In the context of this national disaster I am forced to come to terms with the ancient saying, “Know thyself”. Before knowing your friend or your enemy, it is necessary to know yourself deeply – what drives you, what confounds you, what blinds you. Knowing one’s friend or even one’s enemy can provide an important window into this crucial self-knowledge. And since Armenians apparently have more of the latter than the former, it would follow that knowing ourselves should be a fairly direct matter, one to which we can readily apply ourselves. However, this 44-day war clearly showed how little we know our friends (such as they are), or our enemies (who were more than we realized), or even ourselves (who think that songs and poetry can win wars). Our flawed understanding of how to live in this sin-filled world expressed itself grotesquely in the self-confident misinformation shared with Armenians the world over each evening by the army’s press spokesman. He invariably ended with the words: “Don’t worry – we are winning.” It also appeared very clearly in the self-justifying speeches of Armenian leaders after the cease-fire treaty was signed. It was more subtly expressed in the three decades of public theft and unaccountability since Armenia’s “independence”, and in their lack of preparation for this inevitable attack by Azerbaijan and Turkey. It was seen in the century-and-a-half old, romantic, self-deluded attitude of certainty that the West will come to the rescue of Armenians “because of our dark eyes”. It is seen now in the rapid implementation of road construction, cultural destruction and appropriation, and ongoing propaganda disinformation spread by Azerbaijan. It is visible in the dazed finger-pointing and calls of “traitor” by one Armenian to another. We have not known ourselves or our weaknesses; we only see our accomplishments. And we have blinded ourselves with the pride that we are somehow valuable to this world’s powers that be.
|Christmas trees on each balcony, but no glass |
(24 Nov. 2020 - Beirut)
Not only this, but our theology has reflected that same misunderstanding. We have a long list of why we think God will play favorites and give us advantages that he won’t afford other nations. This is not to say that we do not have a unique, valuable, irreplaceable cultural and religious heritage, a history that predates the “winners” of this war, and a multiplicity of things of which we can rightly be proud. But that cannot be the basis of a hope-filled, faith-filled, self-giving Christian nation. As well, none of those treasures or that history can form the basis of an intelligent, balanced, and farsighted strategy of nation-building. Will we know ourselves more fully as a result of this catastrophe? Even if it only be “as through a mirror, dimly”, we have no choice but to make the effort.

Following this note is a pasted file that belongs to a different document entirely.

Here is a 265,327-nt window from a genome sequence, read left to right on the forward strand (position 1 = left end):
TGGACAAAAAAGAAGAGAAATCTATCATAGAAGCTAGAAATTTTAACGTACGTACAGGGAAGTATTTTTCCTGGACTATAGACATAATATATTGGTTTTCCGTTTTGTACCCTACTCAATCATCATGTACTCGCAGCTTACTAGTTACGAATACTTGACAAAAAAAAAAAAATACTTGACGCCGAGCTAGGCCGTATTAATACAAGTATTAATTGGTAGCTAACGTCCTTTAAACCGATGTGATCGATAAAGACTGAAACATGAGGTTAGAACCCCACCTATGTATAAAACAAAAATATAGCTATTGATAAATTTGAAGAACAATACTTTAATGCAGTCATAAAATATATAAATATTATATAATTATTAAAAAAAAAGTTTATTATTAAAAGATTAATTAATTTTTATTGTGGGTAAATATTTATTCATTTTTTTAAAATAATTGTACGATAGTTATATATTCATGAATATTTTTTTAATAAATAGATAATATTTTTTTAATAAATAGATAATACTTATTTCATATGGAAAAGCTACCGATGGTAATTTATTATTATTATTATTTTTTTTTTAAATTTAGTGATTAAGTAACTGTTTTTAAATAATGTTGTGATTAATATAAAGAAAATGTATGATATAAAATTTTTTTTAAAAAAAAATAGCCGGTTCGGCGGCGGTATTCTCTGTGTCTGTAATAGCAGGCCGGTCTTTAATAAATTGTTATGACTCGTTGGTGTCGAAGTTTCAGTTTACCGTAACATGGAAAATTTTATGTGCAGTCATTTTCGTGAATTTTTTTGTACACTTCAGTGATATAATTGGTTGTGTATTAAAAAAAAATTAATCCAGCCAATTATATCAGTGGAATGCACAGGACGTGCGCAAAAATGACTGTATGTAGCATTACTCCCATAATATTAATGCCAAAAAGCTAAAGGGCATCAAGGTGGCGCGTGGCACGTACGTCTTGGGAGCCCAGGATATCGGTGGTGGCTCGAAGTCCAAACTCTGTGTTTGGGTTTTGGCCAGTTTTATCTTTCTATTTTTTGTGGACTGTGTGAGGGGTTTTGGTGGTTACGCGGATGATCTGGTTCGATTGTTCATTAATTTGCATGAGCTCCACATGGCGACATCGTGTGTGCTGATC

|The bird never stood a chance. |
(26 Nov. 2020 - Geitawi, Beirut)
Watching the American election from overseas was akin to watching a fan’s amateurish remake of “Survivor”. Days upon days, weeks upon weeks of bewildering events and announcements before and following Election Day provided an unwelcome diversion from the depressing news that was crushing us – and only us, it seems – each day. Whatever transpires in Washington these next several weeks will do little to improve the lot of the millions around the world, struggling just to stay alive, including Lebanon and Armenia. Meanwhile, will America come to know itself, and see who and what it is clearly from within; and also learn something from those on the outside, from those upon whom it makes not just an impression, but an indelible imprint for good or ill?
Here in Lebanon the same ancient question applies: do we know ourselves? Do we understand what drives us to see some things and ignore other things, both good and bad? Do we note that we are being made to play by “rules” that have been at work since the end of the Civil War, rules that keep communities divided and competing with each other for privileges? A few days ago the caretaker Interior Minister said, “95% of Lebanon’s judiciary is corrupt”, to which, tragi-comically the judiciary responded, announcing that it was going to prosecute him for making such a statement. As Armenians say, “If I say ‘leb’, you should understand ‘leblebou’ (chick peas).” It was his polite way of saying that the system is rotten to the core. Will anything be done to remedy this? Can anything actually be done? To which I say, “Who runs Sicily these days?”
|LebCat 40 - "Don't make me get up, I just found a |
nice, warm spot." (19 Nov. 2020 - Geitawi, Beirut)
Following the disaster here in Lebanon the cabinet had enough integrity to resign. They knew that they no longer had credibility with its citizens, and could not in good conscience stay in their positions. The theater that subsequently is (still) playing out here in the capital is another story, a story in which “everyone, that means everyone (kullon, ya3ni kullon)” is back on stage. Compare and contrast this with what happened following the strategic disaster in Armenia… What more can I say?
Somehow it seems appropriate that in this maelstrom we were able to gather with our neighbors (including our three families in our building – a sort of permanent “quarantine”) for a Thanksgiving meal, complete with a turkey imported from the U.S. Tensions and uncertainties were temporarily suspended, even though we all felt the sorrow over the death of our neighbor’s brother during military service in Shushi. We enjoyed the blessings God has granted us and knew this about ourselves: during this season of isolation we have not been abandoned by God or by one another. [LNB]